Having attempted -- and failed -- to gain congressional approval for immigration reform that would create a pathway to legalization for the estimated 12 million illegal immigrants now in the country, the Bush administration has declared a crackdown on employers who hire workers without valid Social Security numbers.
It's uncertain whether the crackdown -- requiring employers to fire workers without valid numbers -- is serious or mostly a political ploy aimed at calling anti-immigrant groups' bluff and persuading Congress to move on immigration reform. It's probably the latter, given the predictions by administration officials of negative economic impact.
But to the extent that it is serious, its greatest effect would be felt in California's economy, which is extraordinarily dependent on immigrant workers.
California farmers were already complaining about shortages of field workers, and if the crackdown continues, those complaints will extend to hotels, restaurants, construction, landscaping and other segments of the service economy that use large numbers of low-skilled workers.
Anti-immigration activists will contend that the crackdown will merely open up jobs for citizens and legal immigrants who are unemployed, but as a new statistical report from the Palo Alto-based Center for the Continuing Study of the California Economy underscores, it's an argument that doesn't hold mathematical water.
California has, it's believed, about 3 million illegal immigrants, of which nearly two-thirds are workers. Were the Bush crackdown to continue and succeed in driving them out of their jobs, employers would have an estimated 1.85 million jobs to fill.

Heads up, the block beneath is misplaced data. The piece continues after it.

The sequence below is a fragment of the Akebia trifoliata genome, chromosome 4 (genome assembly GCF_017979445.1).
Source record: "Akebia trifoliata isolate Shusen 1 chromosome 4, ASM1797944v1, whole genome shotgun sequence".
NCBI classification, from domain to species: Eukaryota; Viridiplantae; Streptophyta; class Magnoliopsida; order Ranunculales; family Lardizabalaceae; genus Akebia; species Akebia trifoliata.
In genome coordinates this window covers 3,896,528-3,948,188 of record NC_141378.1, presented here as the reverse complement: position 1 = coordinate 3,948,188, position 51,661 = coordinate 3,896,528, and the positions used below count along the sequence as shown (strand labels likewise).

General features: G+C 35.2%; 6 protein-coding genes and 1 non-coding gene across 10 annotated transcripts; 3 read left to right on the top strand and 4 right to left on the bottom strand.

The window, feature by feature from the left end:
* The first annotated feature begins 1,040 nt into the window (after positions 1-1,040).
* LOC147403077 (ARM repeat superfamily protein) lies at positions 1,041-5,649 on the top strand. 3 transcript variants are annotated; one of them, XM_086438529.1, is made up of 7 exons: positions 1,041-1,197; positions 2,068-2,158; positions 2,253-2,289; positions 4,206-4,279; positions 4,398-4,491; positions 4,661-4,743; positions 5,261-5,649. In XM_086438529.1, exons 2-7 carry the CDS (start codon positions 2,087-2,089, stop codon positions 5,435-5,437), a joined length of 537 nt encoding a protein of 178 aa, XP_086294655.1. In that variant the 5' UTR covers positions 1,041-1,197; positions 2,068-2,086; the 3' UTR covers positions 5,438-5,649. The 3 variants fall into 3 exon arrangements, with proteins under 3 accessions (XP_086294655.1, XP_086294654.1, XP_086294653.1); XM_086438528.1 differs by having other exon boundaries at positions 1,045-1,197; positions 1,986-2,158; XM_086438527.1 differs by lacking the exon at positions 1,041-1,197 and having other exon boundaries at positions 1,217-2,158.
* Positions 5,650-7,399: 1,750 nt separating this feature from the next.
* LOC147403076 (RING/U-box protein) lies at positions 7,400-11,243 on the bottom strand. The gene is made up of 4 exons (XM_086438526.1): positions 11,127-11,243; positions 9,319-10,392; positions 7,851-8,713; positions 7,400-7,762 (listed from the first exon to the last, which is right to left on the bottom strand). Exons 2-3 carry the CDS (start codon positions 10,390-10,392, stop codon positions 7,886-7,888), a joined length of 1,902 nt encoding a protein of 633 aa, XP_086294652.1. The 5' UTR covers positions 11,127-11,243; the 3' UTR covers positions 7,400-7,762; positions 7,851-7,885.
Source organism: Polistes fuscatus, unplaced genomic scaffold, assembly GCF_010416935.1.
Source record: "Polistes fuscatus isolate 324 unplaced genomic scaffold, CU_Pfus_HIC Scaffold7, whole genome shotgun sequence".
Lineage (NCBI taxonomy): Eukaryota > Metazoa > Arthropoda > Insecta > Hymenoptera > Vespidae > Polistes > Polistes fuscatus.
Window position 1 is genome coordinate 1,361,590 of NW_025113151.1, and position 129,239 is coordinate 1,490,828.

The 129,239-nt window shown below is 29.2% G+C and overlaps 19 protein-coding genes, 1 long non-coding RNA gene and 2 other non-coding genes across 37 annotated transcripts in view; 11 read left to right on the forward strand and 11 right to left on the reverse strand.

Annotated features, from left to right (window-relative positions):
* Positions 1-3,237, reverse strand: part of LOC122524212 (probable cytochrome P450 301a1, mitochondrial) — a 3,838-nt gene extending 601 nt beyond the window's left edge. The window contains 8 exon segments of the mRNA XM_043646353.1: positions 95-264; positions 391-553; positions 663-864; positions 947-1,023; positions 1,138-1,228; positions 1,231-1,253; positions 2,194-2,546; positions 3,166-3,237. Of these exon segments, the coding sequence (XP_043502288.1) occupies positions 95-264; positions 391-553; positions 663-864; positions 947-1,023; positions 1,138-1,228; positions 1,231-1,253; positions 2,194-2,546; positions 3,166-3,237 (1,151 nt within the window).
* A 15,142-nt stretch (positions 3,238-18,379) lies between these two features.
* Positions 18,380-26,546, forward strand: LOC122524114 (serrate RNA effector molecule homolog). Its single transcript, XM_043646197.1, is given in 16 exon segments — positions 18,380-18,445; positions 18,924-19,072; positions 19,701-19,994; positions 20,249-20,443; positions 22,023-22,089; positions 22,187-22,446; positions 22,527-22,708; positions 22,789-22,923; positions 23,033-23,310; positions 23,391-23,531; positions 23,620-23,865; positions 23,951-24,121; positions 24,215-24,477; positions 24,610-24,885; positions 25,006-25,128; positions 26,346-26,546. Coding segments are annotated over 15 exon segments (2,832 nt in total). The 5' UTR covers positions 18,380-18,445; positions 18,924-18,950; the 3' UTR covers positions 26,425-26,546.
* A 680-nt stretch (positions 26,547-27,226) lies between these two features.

But as CCSCE points out, California has fewer than half that many workers on its unemployment rolls, so even if every one of those jobless workers were to take a newly opened job slot, we would still have a million-worker shortage.
It is, moreover, ludicrous to assume that all of those unemployed workers would fill the job vacancies, many, if not most, of which involve hard physical labor and relatively low pay. Unemployment in California has been running under 5 percent, which in historical terms is very low, and most of those on the rolls are just there temporarily.
The number of hardcore unemployed who can't find work is relatively small; just a third of the total has been jobless for more than 15 weeks. That means that perhaps 300,000 workers would be theoretically available to fill the 1.85 million job openings that the Bush crackdown would, if continued, create. But there are huge discrepancies between the qualifications, educations and backgrounds of the jobless and illegal immigrant workers.
The essential question is this: Would an unemployed real estate salesperson clean hotel rooms, wash dishes in a restaurant or pick crops as an alternative to collecting unemployment insurance? Not likely.
"The bottom line is that most unemployed workers are not available to replace unauthorized immigrant workers even if their geographical location, education, occupation and pay requirements were a match," CCSCE concluded.
The report's numbers accentuate what intelligent people already know -- that illegal immigrant workers provide important labor for huge segments of the California economy and that without them, the economy would face a crisis. And that brings us back to the stalled-out immigration reform legislation in Congress.
The solution to the dilemma is obvious: replacing the underground economy of illegal workers with the dignity of a guest worker program, thereby reducing or eliminating the dangerous chaos along the border, and building a humane, workable path to legalization for those already filling vital roles in the economy.
About the writer: Dan Walters is a political columnist for The Sacramento Bee. Write him at firstname.lastname@example.org.